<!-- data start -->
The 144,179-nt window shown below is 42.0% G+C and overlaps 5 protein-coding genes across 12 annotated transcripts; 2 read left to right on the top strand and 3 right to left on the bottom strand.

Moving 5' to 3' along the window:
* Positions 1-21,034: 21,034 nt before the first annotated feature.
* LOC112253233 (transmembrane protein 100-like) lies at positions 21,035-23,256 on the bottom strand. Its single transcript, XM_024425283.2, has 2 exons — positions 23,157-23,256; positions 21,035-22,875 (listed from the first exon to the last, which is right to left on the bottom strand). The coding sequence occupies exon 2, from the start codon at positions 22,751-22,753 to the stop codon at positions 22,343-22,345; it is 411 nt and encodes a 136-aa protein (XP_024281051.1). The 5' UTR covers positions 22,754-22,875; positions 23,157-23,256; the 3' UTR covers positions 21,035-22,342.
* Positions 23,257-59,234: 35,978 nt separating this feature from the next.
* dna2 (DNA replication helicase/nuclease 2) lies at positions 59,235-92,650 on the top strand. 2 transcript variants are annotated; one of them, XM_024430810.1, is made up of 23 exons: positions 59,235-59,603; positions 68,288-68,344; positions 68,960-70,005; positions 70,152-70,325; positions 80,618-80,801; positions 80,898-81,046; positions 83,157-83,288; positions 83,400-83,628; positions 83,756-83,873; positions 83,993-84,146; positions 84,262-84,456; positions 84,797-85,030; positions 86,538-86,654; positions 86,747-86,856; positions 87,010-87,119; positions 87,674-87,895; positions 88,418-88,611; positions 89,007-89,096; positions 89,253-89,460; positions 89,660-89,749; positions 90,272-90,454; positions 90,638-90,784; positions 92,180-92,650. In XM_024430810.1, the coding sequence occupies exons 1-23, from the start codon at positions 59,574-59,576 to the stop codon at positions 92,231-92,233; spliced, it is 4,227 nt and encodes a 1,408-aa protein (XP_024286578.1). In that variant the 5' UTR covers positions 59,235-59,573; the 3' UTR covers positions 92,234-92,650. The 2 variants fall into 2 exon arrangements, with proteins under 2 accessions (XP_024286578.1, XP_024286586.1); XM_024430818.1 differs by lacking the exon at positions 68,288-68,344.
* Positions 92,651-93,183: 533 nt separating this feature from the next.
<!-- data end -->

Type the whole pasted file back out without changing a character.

The 144,179-nt window shown below is 42.0% G+C and overlaps 5 protein-coding genes across 12 annotated transcripts; 2 read left to right on the top strand and 3 right to left on the bottom strand.

Moving 5' to 3' along the window:
* Positions 1-21,034: 21,034 nt before the first annotated feature.
* LOC112253233 (transmembrane protein 100-like) lies at positions 21,035-23,256 on the bottom strand. Its single transcript, XM_024425283.2, has 2 exons — positions 23,157-23,256; positions 21,035-22,875 (listed from the first exon to the last, which is right to left on the bottom strand). The coding sequence occupies exon 2, from the start codon at positions 22,751-22,753 to the stop codon at positions 22,343-22,345; it is 411 nt and encodes a 136-aa protein (XP_024281051.1). The 5' UTR covers positions 22,754-22,875; positions 23,157-23,256; the 3' UTR covers positions 21,035-22,342.
* Positions 23,257-59,234: 35,978 nt separating this feature from the next.
* dna2 (DNA replication helicase/nuclease 2) lies at positions 59,235-92,650 on the top strand. 2 transcript variants are annotated; one of them, XM_024430810.1, is made up of 23 exons: positions 59,235-59,603; positions 68,288-68,344; positions 68,960-70,005; positions 70,152-70,325; positions 80,618-80,801; positions 80,898-81,046; positions 83,157-83,288; positions 83,400-83,628; positions 83,756-83,873; positions 83,993-84,146; positions 84,262-84,456; positions 84,797-85,030; positions 86,538-86,654; positions 86,747-86,856; positions 87,010-87,119; positions 87,674-87,895; positions 88,418-88,611; positions 89,007-89,096; positions 89,253-89,460; positions 89,660-89,749; positions 90,272-90,454; positions 90,638-90,784; positions 92,180-92,650. In XM_024430810.1, the coding sequence occupies exons 1-23, from the start codon at positions 59,574-59,576 to the stop codon at positions 92,231-92,233; spliced, it is 4,227 nt and encodes a 1,408-aa protein (XP_024286578.1). In that variant the 5' UTR covers positions 59,235-59,573; the 3' UTR covers positions 92,234-92,650. The 2 variants fall into 2 exon arrangements, with proteins under 2 accessions (XP_024286578.1, XP_024286586.1); XM_024430818.1 differs by lacking the exon at positions 68,288-68,344.
* Positions 92,651-93,183: 533 nt separating this feature from the next.